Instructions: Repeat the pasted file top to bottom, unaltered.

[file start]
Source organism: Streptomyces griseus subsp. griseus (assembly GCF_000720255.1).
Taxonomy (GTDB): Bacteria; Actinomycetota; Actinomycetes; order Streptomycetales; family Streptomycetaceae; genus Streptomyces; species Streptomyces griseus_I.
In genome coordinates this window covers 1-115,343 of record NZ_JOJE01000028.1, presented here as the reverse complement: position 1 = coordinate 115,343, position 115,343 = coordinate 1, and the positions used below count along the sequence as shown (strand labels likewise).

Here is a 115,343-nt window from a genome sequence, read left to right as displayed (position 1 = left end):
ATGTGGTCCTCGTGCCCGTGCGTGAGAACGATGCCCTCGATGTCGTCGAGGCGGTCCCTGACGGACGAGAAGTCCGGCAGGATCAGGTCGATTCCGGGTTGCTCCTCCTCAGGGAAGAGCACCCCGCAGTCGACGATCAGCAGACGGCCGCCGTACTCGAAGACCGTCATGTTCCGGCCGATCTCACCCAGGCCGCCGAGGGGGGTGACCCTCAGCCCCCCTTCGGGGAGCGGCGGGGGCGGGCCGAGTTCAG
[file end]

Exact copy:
Source organism: Streptomyces griseus subsp. griseus (assembly GCF_000720255.1).
Taxonomy (GTDB): Bacteria; Actinomycetota; Actinomycetes; order Streptomycetales; family Streptomycetaceae; genus Streptomyces; species Streptomyces griseus_I.
In genome coordinates this window covers 1-115,343 of record NZ_JOJE01000028.1, presented here as the reverse complement: position 1 = coordinate 115,343, position 115,343 = coordinate 1, and the positions used below count along the sequence as shown (strand labels likewise).

Here is a 115,343-nt window from a genome sequence, read left to right as displayed (position 1 = left end):
ATGTGGTCCTCGTGCCCGTGCGTGAGAACGATGCCCTCGATGTCGTCGAGGCGGTCCCTGACGGACGAGAAGTCCGGCAGGATCAGGTCGATTCCGGGTTGCTCCTCCTCAGGGAAGAGCACCCCGCAGTCGACGATCAGCAGACGGCCGCCGTACTCGAAGACCGTCATGTTCCGGCCGATCTCACCCAGGCCGCCGAGGGGGGTGACCCTCAGCCCCCCTTCGGGGAGCGGCGGGGGCGGGCCGAGTTCAG